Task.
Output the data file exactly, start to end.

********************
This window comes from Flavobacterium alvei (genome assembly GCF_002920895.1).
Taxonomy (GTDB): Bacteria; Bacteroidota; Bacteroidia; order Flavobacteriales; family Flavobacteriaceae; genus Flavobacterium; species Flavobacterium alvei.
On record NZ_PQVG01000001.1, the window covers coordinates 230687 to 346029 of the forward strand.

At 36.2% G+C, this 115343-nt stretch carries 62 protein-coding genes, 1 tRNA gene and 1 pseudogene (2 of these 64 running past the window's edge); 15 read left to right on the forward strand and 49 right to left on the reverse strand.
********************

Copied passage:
This window comes from Flavobacterium alvei (genome assembly GCF_002920895.1).
Taxonomy (GTDB): Bacteria; Bacteroidota; Bacteroidia; order Flavobacteriales; family Flavobacteriaceae; genus Flavobacterium; species Flavobacterium alvei.
On record NZ_PQVG01000001.1, the window covers coordinates 230687 to 346029 of the forward strand.

At 36.2% G+C, this 115343-nt stretch carries 62 protein-coding genes, 1 tRNA gene and 1 pseudogene (2 of these 64 running past the window's edge); 15 read left to right on the forward strand and 49 right to left on the reverse strand.